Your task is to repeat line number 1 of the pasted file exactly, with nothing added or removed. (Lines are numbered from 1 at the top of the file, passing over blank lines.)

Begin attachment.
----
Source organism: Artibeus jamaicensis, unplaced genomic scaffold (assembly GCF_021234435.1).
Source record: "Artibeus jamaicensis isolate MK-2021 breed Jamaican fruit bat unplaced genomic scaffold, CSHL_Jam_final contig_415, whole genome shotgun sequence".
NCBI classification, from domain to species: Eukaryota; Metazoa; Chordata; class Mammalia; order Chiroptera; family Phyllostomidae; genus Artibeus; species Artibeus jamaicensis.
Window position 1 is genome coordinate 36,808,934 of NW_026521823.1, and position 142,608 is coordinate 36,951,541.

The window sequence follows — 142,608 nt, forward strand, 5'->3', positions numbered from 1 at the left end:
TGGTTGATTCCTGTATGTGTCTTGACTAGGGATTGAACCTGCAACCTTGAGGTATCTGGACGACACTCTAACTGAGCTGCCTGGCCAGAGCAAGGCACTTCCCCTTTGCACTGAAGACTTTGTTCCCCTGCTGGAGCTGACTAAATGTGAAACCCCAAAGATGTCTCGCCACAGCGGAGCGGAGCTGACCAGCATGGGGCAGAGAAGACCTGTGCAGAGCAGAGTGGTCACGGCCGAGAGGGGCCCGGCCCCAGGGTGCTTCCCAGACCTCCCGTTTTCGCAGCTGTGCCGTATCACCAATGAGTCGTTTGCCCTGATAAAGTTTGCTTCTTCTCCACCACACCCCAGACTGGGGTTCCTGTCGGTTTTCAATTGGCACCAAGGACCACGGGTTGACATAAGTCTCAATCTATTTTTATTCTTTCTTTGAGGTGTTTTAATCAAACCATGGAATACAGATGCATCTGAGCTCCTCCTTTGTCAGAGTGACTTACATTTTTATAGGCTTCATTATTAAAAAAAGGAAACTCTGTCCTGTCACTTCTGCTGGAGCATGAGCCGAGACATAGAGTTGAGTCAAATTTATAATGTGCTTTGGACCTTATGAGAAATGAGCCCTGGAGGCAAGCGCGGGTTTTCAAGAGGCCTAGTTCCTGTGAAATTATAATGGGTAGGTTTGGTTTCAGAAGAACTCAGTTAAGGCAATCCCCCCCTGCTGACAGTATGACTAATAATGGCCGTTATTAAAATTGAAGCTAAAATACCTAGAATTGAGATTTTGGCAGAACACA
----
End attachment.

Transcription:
Source organism: Artibeus jamaicensis, unplaced genomic scaffold (assembly GCF_021234435.1).